Bank of England signals summer cut as it holds rates at 5.25%

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The Bank of England signalled it would cut rates this summer if inflation stays low, even as it kept borrowing costs at a 16-year high of 5.25 per cent.

Andrew Bailey, the bank’s governor, told a press conference on Thursday that a rate cut at the Monetary Policy Committee’s next meeting in June was neither “ruled out” nor a “fait accompli”.

But he added that the MPC now expected underlying inflationary pressures to fade “slightly faster” than previously assumed.

James Smith, economist at ING, said that the BoE’s message had a “distinctly more optimistic flair”, suggesting it was “getting very close to its first rate cut”.

But he added that the central bank had still kept its options open and had not come down clearly in favour of a move in June. 

The MPC voted by seven to two to keep the benchmark rate at 5.25 per cent, with deputy governor Sir Dave Ramsden joining external member Swati Dhingra in voting for an immediate cut.

Economists polled by Reuters had forecast just one vote for a cut, in line with the MPC’s last meeting in March.

Bailey said there had been “encouraging news” on inflation and that it would fall close to the bank’s 2 per cent target in the next couple of months, while cautioning that the BoE was not yet ready to act.

“We need to see more evidence that inflation will stay low before we can cut interest rates,” he said. “I’m optimistic that things are moving in the right direction.”

In new language, the MPC said it would “consider forthcoming data releases” — a reference to inflation and jobs figures — in determining whether “the risks from inflation persistence are receding”.

The data is set to be published ahead of the MPC’s June 20 meeting.

The timing of the first BoE rate cut in four years has taken on huge political resonance ahead of the general election expected this year. Prime Minister Rishi Sunak is seeking to convince voters that the UK has turned a corner from the cost of living crisis.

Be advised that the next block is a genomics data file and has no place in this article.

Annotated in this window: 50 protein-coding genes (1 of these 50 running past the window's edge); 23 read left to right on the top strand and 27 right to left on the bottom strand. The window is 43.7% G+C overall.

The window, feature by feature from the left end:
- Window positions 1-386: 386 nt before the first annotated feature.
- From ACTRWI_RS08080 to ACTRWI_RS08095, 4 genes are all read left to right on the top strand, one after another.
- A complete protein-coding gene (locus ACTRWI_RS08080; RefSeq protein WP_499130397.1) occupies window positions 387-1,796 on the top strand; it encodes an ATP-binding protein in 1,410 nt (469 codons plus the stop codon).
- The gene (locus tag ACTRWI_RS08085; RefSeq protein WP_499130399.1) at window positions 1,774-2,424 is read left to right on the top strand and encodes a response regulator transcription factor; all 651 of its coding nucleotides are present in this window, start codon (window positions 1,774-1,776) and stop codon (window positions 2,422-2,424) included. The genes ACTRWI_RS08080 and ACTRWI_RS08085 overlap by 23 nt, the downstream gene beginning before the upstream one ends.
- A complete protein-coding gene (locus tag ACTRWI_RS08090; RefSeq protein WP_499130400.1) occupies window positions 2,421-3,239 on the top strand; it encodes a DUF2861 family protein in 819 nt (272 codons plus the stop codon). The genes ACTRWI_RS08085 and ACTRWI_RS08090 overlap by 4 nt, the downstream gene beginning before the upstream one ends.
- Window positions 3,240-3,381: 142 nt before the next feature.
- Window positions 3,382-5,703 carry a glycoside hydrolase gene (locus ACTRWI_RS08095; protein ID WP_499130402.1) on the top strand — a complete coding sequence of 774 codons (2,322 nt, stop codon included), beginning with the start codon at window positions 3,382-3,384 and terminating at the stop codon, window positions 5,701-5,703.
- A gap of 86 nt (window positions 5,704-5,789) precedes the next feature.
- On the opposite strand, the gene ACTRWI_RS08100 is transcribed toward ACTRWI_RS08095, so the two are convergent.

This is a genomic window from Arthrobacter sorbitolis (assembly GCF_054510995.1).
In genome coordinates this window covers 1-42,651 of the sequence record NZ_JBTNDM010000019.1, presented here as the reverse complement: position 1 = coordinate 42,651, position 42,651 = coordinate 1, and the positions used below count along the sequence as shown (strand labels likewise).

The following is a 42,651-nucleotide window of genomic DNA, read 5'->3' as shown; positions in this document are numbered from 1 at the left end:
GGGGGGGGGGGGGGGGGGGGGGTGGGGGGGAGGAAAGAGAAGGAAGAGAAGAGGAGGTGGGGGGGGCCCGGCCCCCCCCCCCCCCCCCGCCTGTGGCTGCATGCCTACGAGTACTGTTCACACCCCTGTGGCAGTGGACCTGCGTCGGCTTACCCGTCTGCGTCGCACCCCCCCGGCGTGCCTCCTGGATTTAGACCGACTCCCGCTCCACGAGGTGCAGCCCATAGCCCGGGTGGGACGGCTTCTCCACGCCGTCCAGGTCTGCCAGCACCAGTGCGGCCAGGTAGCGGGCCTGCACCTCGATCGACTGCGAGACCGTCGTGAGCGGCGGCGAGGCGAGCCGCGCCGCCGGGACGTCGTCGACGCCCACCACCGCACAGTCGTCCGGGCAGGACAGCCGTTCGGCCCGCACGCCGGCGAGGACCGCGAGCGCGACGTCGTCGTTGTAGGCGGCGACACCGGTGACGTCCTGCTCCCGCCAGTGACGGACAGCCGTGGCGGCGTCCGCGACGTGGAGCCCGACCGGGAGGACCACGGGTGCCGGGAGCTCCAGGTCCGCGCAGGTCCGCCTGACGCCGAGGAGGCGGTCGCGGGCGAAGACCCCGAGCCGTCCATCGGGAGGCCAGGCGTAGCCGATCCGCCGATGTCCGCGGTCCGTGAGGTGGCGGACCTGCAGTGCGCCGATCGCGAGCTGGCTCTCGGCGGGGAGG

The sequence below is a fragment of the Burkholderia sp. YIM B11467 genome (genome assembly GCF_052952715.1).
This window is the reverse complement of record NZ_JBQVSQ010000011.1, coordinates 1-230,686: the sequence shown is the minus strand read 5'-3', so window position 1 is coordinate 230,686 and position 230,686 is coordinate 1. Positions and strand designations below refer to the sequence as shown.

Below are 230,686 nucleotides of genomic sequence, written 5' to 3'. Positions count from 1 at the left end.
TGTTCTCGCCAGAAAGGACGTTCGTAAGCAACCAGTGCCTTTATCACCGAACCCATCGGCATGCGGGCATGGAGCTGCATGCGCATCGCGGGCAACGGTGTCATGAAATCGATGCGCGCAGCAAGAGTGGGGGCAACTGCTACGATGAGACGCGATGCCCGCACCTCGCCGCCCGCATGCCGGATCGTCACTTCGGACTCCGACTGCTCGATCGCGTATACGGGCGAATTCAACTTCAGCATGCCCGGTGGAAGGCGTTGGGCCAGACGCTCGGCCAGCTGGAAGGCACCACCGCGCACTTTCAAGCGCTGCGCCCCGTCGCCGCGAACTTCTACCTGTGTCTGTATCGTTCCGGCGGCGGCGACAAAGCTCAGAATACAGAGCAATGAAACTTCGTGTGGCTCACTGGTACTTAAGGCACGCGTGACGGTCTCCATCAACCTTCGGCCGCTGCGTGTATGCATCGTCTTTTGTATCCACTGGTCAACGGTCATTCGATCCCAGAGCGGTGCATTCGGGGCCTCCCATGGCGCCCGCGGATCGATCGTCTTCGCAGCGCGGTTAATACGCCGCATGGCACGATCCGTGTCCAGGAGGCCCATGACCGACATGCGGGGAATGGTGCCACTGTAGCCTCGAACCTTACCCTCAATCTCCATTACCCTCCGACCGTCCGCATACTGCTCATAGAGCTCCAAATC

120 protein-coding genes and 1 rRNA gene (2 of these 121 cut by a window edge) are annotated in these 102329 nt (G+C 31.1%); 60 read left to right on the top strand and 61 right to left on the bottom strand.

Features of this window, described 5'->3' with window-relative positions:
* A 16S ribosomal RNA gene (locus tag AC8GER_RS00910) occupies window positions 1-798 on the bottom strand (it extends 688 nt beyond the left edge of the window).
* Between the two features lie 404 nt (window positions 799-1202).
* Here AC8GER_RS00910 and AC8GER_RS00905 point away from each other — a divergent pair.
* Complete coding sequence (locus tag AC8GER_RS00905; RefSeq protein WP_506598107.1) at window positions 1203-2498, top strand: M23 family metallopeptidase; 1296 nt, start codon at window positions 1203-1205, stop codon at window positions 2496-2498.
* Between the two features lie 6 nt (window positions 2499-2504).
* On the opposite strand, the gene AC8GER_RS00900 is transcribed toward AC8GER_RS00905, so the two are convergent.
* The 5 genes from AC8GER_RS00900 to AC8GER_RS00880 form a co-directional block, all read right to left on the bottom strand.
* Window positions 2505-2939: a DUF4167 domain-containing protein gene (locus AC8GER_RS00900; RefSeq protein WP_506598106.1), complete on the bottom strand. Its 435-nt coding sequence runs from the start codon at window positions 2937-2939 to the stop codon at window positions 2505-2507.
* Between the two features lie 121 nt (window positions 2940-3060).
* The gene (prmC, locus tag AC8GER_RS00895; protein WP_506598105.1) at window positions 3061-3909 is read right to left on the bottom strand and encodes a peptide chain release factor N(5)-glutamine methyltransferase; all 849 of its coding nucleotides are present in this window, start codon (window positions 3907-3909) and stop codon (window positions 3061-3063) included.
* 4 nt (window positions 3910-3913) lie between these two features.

European central banks are preparing to diverge from the US Federal Reserve by reducing interest rates in the coming months, betting that inflation will prove less persistent on the continent than in the US.

However, the BoE is also wary of jumping too soon after its hard-won fight to get price pressures from double-digit levels to the current 3.2 per cent rate.

Investors attribute a probability of around 45 per cent to a rate cut by June, roughly the same as before Thursday’s announcement.

Interest rate-sensitive two-year gilt yields nudged down 0.03 percentage points to 4.28 per cent after the decision. The FTSE 100 index of blue-chip stocks rose 0.4 per cent on hopes of rate cuts this summer. 

Minutes of this week’s meeting also indicated the remaining divisions within the MPC, noting a “range of views” on how persistent inflation is likely to be and how much evidence is needed for a rate cut.

The MPC said that services price inflation remains “elevated” at 6 per cent and that “considerable uncertainty” over official jobs statistics makes it difficult to gauge the evolution of the labour market.

The bank said in forecasts published on Thursday that inflation will drop to the 2 per cent target in the second quarter, before edging higher again to 2.6 per cent in the second quarter of 2025.

It predicted that inflation would subsequently fall to 1.9 per cent in two years’ time and to 1.6 per cent in 2027.

Such forecasts of below-target inflation indicate that future interest rate cuts may be steeper than markets anticipate.

The bank estimates that the British economy returned to growth in the first quarter, at 0.4 per cent and forecast 0.2 per cent growth for the second quarter.

However, the overall picture remains weak, with GDP predicted to increase by just half a per cent this year, before accelerating to 1 per cent in 2025 and 1.25 per cent in 2026.

Additional reporting by Oliver Ralph

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